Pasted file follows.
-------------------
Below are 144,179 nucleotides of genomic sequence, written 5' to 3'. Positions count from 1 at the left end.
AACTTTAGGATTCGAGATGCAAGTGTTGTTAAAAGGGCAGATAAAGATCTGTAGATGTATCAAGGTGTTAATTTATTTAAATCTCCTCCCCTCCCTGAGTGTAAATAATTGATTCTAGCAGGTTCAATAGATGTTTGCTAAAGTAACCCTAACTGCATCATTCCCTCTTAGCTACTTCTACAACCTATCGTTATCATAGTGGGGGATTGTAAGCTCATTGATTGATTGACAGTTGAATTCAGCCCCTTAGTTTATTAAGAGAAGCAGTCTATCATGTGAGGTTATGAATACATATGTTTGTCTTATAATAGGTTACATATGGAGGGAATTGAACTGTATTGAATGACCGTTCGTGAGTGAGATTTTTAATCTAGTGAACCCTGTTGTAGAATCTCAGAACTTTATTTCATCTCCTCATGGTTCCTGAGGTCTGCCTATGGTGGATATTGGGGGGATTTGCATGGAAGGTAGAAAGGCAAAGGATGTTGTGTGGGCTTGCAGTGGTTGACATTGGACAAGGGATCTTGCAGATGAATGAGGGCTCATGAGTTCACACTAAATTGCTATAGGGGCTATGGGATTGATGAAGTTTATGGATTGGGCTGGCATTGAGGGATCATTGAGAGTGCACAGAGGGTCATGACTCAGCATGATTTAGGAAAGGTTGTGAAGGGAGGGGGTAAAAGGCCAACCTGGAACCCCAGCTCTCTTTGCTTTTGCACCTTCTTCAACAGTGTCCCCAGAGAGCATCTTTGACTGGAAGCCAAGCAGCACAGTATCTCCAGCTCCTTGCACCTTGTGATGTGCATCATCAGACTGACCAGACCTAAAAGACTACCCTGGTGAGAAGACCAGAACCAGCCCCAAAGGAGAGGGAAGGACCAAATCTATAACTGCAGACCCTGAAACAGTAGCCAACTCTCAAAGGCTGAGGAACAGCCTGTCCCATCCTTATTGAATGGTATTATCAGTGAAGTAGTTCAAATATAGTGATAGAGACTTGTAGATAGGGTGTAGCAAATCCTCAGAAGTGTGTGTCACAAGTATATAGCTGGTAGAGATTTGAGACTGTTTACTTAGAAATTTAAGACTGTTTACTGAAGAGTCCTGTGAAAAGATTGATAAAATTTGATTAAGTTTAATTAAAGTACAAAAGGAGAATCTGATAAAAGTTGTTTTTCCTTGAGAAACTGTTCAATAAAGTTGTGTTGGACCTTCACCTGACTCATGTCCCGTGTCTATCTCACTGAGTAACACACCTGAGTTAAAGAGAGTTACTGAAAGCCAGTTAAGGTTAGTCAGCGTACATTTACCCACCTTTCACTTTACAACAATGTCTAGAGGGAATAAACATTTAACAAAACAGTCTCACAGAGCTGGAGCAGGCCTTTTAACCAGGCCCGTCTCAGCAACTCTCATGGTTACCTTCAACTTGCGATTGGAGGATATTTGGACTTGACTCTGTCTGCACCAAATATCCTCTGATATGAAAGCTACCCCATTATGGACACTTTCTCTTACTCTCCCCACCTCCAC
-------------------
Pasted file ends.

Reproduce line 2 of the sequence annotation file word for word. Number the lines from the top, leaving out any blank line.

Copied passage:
AACTTTAGGATTCGAGATGCAAGTGTTGTTAAAAGGGCAGATAAAGATCTGTAGATGTATCAAGGTGTTAATTTATTTAAATCTCCTCCCCTCCCTGAGTGTAAATAATTGATTCTAGCAGGTTCAATAGATGTTTGCTAAAGTAACCCTAACTGCATCATTCCCTCTTAGCTACTTCTACAACCTATCGTTATCATAGTGGGGGATTGTAAGCTCATTGATTGATTGACAGTTGAATTCAGCCCCTTAGTTTATTAAGAGAAGCAGTCTATCATGTGAGGTTATGAATACATATGTTTGTCTTATAATAGGTTACATATGGAGGGAATTGAACTGTATTGAATGACCGTTCGTGAGTGAGATTTTTAATCTAGTGAACCCTGTTGTAGAATCTCAGAACTTTATTTCATCTCCTCATGGTTCCTGAGGTCTGCCTATGGTGGATATTGGGGGGATTTGCATGGAAGGTAGAAAGGCAAAGGATGTTGTGTGGGCTTGCAGTGGTTGACATTGGACAAGGGATCTTGCAGATGAATGAGGGCTCATGAGTTCACACTAAATTGCTATAGGGGCTATGGGATTGATGAAGTTTATGGATTGGGCTGGCATTGAGGGATCATTGAGAGTGCACAGAGGGTCATGACTCAGCATGATTTAGGAAAGGTTGTGAAGGGAGGGGGTAAAAGGCCAACCTGGAACCCCAGCTCTCTTTGCTTTTGCACCTTCTTCAACAGTGTCCCCAGAGAGCATCTTTGACTGGAAGCCAAGCAGCACAGTATCTCCAGCTCCTTGCACCTTGTGATGTGCATCATCAGACTGACCAGACCTAAAAGACTACCCTGGTGAGAAGACCAGAACCAGCCCCAAAGGAGAGGGAAGGACCAAATCTATAACTGCAGACCCTGAAACAGTAGCCAACTCTCAAAGGCTGAGGAACAGCCTGTCCCATCCTTATTGAATGGTATTATCAGTGAAGTAGTTCAAATATAGTGATAGAGACTTGTAGATAGGGTGTAGCAAATCCTCAGAAGTGTGTGTCACAAGTATATAGCTGGTAGAGATTTGAGACTGTTTACTTAGAAATTTAAGACTGTTTACTGAAGAGTCCTGTGAAAAGATTGATAAAATTTGATTAAGTTTAATTAAAGTACAAAAGGAGAATCTGATAAAAGTTGTTTTTCCTTGAGAAACTGTTCAATAAAGTTGTGTTGGACCTTCACCTGACTCATGTCCCGTGTCTATCTCACTGAGTAACACACCTGAGTTAAAGAGAGTTACTGAAAGCCAGTTAAGGTTAGTCAGCGTACATTTACCCACCTTTCACTTTACAACAATGTCTAGAGGGAATAAACATTTAACAAAACAGTCTCACAGAGCTGGAGCAGGCCTTTTAACCAGGCCCGTCTCAGCAACTCTCATGGTTACCTTCAACTTGCGATTGGAGGATATTTGGACTTGACTCTGTCTGCACCAAATATCCTCTGATATGAAAGCTACCCCATTATGGACACTTTCTCTTACTCTCCCCACCTCCAC